Thursday, February 23, 2012
Stock Market: Bargains, Bargains, Bargains
Bloomberg reported today "that profits in the Standard & Poor’s 500 Index are rising faster than its price, leaving the gauge 9 percent cheaper than it was in April even after American equities climbed within 6 points of last year’s peak" (bloomberg). The S&P`s price-earnings ratio shrunk to 14, well below the five-decade average of 16.4. Earnings in the S&P 500 have more than doubled to $96.58 since 2009, wrote Bloomberg in another report (bloomberg). The earnings yield, or annual profits divided by price, climbed to 7.1%, 5 percentage points more than the rate on 10-year Treasuries.
The shrinking price-earnings ratio is a sign of the rampant pessimism. It seems that many investors don`t trust the steeply rising profit trend and underestimate the capability of U.S. companies to expand their earnings significantly in the coming years. But the rising profit trend is the proof that successfully managed companies are learning organizations which adapt to their changing environments and are capable of unlocking new profitable markets.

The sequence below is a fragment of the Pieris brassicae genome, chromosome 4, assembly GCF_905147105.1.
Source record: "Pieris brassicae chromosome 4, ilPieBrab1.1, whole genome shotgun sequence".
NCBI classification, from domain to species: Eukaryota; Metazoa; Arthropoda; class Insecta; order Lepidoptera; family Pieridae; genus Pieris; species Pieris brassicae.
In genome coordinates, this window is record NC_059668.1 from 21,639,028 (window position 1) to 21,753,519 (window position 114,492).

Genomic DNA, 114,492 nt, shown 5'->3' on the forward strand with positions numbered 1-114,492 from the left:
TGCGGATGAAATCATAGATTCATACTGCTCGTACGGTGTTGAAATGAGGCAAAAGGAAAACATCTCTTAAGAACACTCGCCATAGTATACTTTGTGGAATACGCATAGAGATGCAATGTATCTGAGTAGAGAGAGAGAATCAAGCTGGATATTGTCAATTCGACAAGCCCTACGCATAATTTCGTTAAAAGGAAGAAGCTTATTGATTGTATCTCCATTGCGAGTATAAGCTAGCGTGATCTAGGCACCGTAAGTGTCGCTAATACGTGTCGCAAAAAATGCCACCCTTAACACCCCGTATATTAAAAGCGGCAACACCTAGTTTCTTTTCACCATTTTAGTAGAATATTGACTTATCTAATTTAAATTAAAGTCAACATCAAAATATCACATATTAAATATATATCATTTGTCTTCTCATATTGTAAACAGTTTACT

The steeply climbing earnings confirm that the average S&P 500 company is getting more & more efficient and productive. Costs of production are shrinking in relation to revenues. The accelerating technical progress, which is getting more and more important, also reduces costs of production, especially when a huge amount of data has to be processed.
Both developments translate into rapidly rising earnings even in a sluggish economy. Technology companies like Apple and Intel also use innovations to create new markets and attract more customers. And: A lot of S&P companies benefit from China, India and other countries in Asia and Latin America which show a growing appetite for American brands and quality products.
Because these developments are strong and sustainable the rising profit trend should continue for years. The current depressed prices on the stock market could be huge bargains.